# Latency, Conductance, and The Role of Connectivity in Graph Problems

**Mr Suman Sourav**

**Dr Gilbert, Seth Lewis, Dean'S Chair Associate Professor, School of Computing**

17 May 2019 Friday, 03:00 PM to 04:30 PM

Executive Classroom, COM2-04-02

## COM2 Level 4

Executive Classroom, COM2-04-02

closeAbstract:

Consider the classical problem of information dissemination: one (or more) nodes in a network have some information that they want to distribute to the remainder of the network. In this paper, we study the cost of information dissemination in networks where edges have latencies, i.e., sending a message from one node to another takes some amount of time. We first generalize the idea of conductance to weighted graphs by defining $\phi_*$ to be the ``critical conductance'' and $\ell_*$ to be the ``critical latency''. One goal of this thesis is to argue that $\phi_*$ characterizes the connectivity of a weighted graph with latencies in much the same way that conductance characterizes the connectivity of unweighted graphs.

We give near tight lower and upper bounds on the problem of information dissemination, up to polylogarithmic factors. Specifically, we show that in a graph with (weighted) diameter $D$ (with latencies as weights) and maximum degree $\Delta$, any information dissemination algorithm requires at least $\Omega(\min(D+\Delta, \ell_*/\phi_*))$ time in the worst case. We show several variants of the lower bound (e.g., for graphs with small diameter, graphs with small max-degree, etc.) by reduction to a simple combinatorial game. We then give nearly matching algorithms, showing that information dissemination can be solved in $O(\min((D+\Delta)\log^3{n}, (\ell_*/\phi_*)\log n)$ time.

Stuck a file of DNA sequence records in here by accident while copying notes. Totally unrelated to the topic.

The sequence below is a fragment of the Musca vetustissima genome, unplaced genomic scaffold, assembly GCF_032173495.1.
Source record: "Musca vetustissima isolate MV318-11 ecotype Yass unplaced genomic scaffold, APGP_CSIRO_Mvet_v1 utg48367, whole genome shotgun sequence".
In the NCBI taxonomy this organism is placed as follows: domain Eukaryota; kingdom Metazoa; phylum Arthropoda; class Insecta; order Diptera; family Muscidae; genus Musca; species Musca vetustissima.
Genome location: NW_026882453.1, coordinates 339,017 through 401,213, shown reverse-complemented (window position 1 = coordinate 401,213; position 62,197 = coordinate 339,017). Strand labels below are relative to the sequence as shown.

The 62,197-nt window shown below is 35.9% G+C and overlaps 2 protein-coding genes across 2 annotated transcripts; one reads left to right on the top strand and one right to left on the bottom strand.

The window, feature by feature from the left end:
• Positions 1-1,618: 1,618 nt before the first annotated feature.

This is achieved by combining two cases. We show that the classical push-pull algorithm is (near) optimal when the diameter or the maximum degree is large. For the case where the diameter and the maximum degree are small, we give an alternative strategy in which we first discover the latencies and then use an algorithm for known latencies based on a weighted spanner construction. (Our algorithms are within polylogarithmic factors of being tight both for known and unknown latencies.) Some of the other graph problems considered include minimum spanning tree construction and implicit leader election.